Lucid Culture


Johnny O’Neal Celebrates the Release of His First Album in Ten Years

Detroit-born pianist Johnny O’Neal has a background to rival anybody from the oldschool camp, having spent five years in Art Blakey’s Jazz Messengers as well as serving as a sideman with the likes of Dizzy Gillespie, Ray Brown, Nancy Wilson, Joe Pass and Kenny Burrell during a regular gig at the Blue Note back in the 80s. A big break came when O’Neal got to play Art Tatum in the 2004 film Ray. Mulgrew Miller was a big fan of O’Neal’s “million dollar touch,” and over the past few years O’Neal has made Smalls his home. Like many others among that venue’s regular rotation, O’Neal has a new live album, Live at Smalls – his first release in ten years – to show for it, recorded there last year. He’s playing the album release show there this coming April 6 at 10 PM with Paul Sikivie on bass and Charles Goold on drums.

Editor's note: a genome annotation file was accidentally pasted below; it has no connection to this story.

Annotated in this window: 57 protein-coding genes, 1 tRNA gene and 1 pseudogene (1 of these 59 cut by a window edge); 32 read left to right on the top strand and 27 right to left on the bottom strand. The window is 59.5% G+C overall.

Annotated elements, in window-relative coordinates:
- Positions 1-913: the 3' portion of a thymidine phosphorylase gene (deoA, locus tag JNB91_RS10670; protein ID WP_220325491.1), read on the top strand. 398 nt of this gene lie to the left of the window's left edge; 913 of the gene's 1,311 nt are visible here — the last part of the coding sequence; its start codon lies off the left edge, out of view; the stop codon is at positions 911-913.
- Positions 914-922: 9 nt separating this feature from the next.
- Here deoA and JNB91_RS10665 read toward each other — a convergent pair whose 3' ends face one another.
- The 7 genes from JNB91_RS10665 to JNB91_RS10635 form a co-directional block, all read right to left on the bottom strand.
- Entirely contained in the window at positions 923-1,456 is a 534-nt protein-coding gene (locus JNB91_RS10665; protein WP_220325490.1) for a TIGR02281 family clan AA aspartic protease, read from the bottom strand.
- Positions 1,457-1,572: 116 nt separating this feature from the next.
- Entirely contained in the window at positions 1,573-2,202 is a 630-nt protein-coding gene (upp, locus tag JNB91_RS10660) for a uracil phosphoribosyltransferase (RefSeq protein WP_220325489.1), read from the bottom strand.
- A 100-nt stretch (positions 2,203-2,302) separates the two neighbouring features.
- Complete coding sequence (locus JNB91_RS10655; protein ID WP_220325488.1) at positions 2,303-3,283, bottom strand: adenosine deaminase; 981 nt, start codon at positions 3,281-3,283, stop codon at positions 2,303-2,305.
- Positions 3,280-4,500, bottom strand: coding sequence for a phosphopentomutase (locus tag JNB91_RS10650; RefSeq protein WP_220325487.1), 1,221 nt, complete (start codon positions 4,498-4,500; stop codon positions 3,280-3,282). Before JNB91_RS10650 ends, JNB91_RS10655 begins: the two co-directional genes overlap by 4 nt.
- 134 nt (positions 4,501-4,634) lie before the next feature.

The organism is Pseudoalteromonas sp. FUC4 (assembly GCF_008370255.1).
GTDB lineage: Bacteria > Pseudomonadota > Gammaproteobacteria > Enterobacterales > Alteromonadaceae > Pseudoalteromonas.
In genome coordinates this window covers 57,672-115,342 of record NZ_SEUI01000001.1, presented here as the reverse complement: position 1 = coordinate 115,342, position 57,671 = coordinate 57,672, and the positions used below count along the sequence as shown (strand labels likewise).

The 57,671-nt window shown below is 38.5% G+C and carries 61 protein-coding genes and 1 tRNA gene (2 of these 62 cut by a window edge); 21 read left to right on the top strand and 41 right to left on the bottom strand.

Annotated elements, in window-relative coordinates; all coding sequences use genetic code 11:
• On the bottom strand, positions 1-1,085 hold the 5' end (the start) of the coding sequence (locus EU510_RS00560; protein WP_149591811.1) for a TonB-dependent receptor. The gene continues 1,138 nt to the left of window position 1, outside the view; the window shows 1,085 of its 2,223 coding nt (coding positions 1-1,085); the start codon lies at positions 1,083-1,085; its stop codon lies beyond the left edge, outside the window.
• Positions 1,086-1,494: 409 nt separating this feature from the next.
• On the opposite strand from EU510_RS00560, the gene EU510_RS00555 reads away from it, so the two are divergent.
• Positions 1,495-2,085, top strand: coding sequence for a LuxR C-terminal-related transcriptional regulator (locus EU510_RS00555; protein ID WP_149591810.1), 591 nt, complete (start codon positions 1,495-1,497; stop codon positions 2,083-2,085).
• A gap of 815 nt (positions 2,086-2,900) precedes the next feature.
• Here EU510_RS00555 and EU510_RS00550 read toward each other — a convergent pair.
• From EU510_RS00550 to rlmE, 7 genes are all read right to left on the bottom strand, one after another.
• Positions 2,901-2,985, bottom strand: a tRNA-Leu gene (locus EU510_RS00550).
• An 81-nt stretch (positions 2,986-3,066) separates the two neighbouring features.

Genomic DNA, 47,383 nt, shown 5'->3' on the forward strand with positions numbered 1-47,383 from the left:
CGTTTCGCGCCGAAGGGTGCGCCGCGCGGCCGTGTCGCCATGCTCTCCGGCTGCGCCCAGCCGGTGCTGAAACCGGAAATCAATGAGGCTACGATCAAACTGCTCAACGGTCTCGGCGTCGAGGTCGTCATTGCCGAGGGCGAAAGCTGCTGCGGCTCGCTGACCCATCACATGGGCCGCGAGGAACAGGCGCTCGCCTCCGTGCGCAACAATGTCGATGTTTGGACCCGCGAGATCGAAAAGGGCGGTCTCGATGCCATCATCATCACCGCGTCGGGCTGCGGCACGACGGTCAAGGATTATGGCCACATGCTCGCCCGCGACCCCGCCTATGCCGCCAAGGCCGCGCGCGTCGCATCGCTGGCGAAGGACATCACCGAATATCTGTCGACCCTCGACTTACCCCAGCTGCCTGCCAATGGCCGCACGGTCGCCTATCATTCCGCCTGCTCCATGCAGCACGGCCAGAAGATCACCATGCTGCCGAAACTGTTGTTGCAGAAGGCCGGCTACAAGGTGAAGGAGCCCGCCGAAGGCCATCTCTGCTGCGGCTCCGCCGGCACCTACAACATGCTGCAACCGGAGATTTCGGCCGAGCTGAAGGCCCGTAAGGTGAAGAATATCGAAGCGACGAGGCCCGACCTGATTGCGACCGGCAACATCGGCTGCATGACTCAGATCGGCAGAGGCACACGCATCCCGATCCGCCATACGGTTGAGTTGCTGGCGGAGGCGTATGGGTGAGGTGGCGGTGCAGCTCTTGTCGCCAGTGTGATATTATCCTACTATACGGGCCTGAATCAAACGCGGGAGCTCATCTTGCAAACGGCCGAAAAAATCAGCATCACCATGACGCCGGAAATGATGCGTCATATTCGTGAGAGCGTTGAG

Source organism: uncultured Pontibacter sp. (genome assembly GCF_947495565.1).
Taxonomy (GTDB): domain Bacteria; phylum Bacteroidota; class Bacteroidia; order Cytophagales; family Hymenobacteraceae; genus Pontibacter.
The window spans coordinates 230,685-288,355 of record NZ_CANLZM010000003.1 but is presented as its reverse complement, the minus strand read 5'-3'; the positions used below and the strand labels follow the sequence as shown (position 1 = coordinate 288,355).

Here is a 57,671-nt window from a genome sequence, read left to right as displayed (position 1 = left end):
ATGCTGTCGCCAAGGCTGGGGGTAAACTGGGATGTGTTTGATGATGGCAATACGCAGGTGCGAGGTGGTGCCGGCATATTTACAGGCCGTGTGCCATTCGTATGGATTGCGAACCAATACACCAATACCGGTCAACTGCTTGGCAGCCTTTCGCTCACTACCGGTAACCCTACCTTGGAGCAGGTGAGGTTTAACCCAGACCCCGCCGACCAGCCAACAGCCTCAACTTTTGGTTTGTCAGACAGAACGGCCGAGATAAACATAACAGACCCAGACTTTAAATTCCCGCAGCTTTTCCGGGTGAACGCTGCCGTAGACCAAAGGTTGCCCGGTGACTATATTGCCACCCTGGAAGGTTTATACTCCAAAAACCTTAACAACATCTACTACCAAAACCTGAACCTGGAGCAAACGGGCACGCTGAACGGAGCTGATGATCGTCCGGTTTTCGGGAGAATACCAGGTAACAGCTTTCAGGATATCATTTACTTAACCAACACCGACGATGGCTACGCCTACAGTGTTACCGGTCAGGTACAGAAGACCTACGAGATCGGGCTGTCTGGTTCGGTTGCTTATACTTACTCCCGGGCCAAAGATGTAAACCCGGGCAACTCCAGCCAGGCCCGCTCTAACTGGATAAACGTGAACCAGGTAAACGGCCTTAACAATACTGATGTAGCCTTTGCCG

The album is an interesting mix of standards and unexpected gems like Walter Davis Jr.’s Uranus and Billy Pierce’s Sudan Blue, plus a reworking of the traditional Blues for Sale and a purist reinvention of the Roberta Flack/Stevie Wonder hit Where Is the Love. Cover is twenty bucks, and that includes a drink. Because this is the cd release show, you might want to get there early.


March 24, 2014 - Posted by | jazz, Music, music, concert | , , , , ,

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